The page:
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I'm having some trouble choosing an appropriate data type for an attribute in a simple Oracle SQL database.

Here's my situation, I have two tables - Customer and Agent. One of the attributes in my Agent table is called Signed Customers, I need it to hold a set of integers (customer numbers) as a sort of array.

The primary key in Customer is Customer_ID and is INT. It has a relationship to "Signed Customers" type ??? in table Agent. So what should the type of "Signed Customers" be?

Any help would be greatly appreciated.

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2  
You should never hold an array in a table column, that means it needs to be a related table. –  HLGEM Dec 30 '10 at 18:10
    
I dispute the "never". If that table column holds a nested table then it's fine. But, HL, we both know that's nothing more than a related table but for John it may appear to be magic and exactly what he wants. –  Stephanie Page Jan 3 '11 at 21:15

4 Answers 4

up vote 2 down vote accepted

Assuming a customer can only be signed to at most one agent, then you need a foreign key column in the customers table that points to the agent table (rather than pointing from agent to customer, as your question suggested):

CREATE TABLE agents (
    agent_id int PRIMARY KEY,
    ... more columns ...
);

CREATE TABLE customers (
    customer_id int PRIMARY KEY,
    agent_id int REFERENCES agents,
    ... more columns ...
);

(If, however, a customer can be signed to multiple agents, then you need OMG Ponies' answer with a linkage table. You need to clarify for yourself what you need.)

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Thanks, that was helpful! Yes the relationship is many to one from Customers to Agent. Just one more thing I'm kind of in the woods about. Am I to understand that I no longer need the "Signed Customers" attribute in "Agents"? –  John Stevens Dec 30 '10 at 20:04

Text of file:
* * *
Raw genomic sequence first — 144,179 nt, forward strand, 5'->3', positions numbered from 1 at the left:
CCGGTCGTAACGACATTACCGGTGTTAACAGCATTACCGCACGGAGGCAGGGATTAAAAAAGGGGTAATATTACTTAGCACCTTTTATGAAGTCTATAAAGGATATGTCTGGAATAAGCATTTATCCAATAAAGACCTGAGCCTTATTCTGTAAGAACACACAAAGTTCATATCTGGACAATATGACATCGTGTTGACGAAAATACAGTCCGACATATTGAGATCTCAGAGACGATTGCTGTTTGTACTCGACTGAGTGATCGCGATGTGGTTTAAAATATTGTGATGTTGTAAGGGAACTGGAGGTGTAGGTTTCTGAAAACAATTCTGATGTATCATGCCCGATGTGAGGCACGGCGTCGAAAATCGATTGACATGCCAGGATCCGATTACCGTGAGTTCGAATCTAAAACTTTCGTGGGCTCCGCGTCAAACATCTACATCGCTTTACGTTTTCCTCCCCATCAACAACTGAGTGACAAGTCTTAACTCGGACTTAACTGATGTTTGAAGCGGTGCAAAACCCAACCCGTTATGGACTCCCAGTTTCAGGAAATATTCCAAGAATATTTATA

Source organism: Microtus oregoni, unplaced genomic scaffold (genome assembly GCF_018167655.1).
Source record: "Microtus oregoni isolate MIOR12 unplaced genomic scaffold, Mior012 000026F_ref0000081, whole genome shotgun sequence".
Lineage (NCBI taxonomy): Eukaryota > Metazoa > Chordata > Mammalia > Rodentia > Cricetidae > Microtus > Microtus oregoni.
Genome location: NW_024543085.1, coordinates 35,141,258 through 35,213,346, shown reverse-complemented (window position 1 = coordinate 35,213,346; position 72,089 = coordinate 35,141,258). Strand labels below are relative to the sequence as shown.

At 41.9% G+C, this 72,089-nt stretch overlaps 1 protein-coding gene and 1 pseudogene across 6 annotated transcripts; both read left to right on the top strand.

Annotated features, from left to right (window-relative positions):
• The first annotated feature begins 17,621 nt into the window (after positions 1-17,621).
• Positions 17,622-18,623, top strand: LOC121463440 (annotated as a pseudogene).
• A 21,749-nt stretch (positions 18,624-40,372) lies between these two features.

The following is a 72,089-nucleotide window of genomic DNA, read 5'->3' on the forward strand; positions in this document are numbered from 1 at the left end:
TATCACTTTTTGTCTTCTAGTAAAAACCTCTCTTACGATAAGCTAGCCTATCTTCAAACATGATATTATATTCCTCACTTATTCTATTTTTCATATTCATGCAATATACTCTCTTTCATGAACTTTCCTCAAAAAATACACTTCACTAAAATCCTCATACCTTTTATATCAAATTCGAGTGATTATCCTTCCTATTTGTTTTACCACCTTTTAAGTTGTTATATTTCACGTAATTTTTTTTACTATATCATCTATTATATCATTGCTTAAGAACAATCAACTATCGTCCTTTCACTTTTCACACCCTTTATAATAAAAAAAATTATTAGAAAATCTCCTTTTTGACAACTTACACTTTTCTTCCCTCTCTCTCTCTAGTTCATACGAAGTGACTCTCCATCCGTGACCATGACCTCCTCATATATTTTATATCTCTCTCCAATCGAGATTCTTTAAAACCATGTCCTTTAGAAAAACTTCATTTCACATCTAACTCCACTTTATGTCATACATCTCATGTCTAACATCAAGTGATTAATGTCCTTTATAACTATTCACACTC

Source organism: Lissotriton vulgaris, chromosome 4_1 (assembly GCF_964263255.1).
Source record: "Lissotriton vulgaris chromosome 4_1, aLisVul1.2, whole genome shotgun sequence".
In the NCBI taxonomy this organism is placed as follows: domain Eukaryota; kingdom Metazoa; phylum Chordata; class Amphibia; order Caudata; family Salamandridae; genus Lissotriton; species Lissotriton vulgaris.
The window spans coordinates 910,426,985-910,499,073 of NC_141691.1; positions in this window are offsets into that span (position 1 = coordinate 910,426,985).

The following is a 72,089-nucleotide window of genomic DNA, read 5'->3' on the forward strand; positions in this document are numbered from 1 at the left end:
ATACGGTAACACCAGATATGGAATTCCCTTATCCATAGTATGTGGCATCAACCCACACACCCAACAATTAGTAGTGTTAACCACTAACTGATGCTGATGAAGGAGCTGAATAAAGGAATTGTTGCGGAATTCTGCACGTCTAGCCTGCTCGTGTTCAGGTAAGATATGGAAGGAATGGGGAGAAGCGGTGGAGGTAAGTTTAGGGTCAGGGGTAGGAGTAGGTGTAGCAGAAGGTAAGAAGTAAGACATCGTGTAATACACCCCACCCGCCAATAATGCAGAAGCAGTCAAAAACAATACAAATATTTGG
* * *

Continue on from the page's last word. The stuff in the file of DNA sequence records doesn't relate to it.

No, you don't need that anymore. –  Peter Eisentraut Dec 30 '10 at 20:13
    
Thank you very much! :D –  John Stevens Dec 30 '10 at 20:14

You need a table that sits between the CUSTOMER and AGENT tables, linking them together:

AGENT_CUSTOMERS

  • AGENT_ID (primary key, foreign key to AGENT.AGENT_ID)
  • CUSTOMER_ID (primary key, foreign key to CUSTOMER.CUSTOMER_ID)

The data type you seek means storing denormalized data, which would make for a royal pain to try to retrieve specific customer values. Save yourself the headache by setting things up properly.

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It's a 1:M relationship, not M:M. –  Stephanie Page Jan 3 '11 at 21:16

re: "You can't join to an array from a single value anyway or at least not in any type of performant way." – HLGEM Dec 30 '10 at 18:11

I can and definitely do join to a comma-seperated list all the time.

In SQL 2000, they introduced UDFs, and I frequently use a function called Split in order to take a comma seperated list and turn it into a table.

With SQl 2005 and Newer, you can CROSS APPLY this function in order to join multiple rows (with a comma-seperated list as a single column) in order to denormalize this to a proper format.

I used this functionality for looking up property-lists (for real estate) and it generally worked well enough.

SELECT * FROM PropertyLists CROSS APPLY [OLReweAbf].[dbo].[udfSplit] (PropertyLists.propertyList,',')
WHERE PropertyLists.Area = 104

SQL Split Function, by herbee:

CREATE FUNCTION [dbo].[udfSplit](@text nvarchar(max), @delimiter char(1) = ‘ ‘)
  RETURNS @Strings TABLE ( position int IDENTITY PRIMARY KEY, value nvarchar(max) )
AS
BEGIN
    DECLARE @index int
    SET @index = -1
    WHILE (LEN(@text) > 0)
    BEGIN
        SET @index = CHARINDEX(@delimiter , @text)
        IF (@index = 0) AND (LEN(@text) > 0)
        BEGIN
            INSERT INTO @Strings VALUES (@text) BREAK
        END
        IF (@index > 1)
        BEGIN
            INSERT INTO @Strings VALUES (LEFT(@text, @index – 1))
            SET @text = RIGHT(@text, (LEN(@text) – @index))
        END
        ELSE
            SET @text = RIGHT(@text, (LEN(@text) – @index))
    END
    RETURN
END
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Relationships must always hold the same data type, so, you don't have much choice here

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You can't join to an array from a single value anyway or at least not in any type of performant way. –  HLGEM Dec 30 '10 at 18:11

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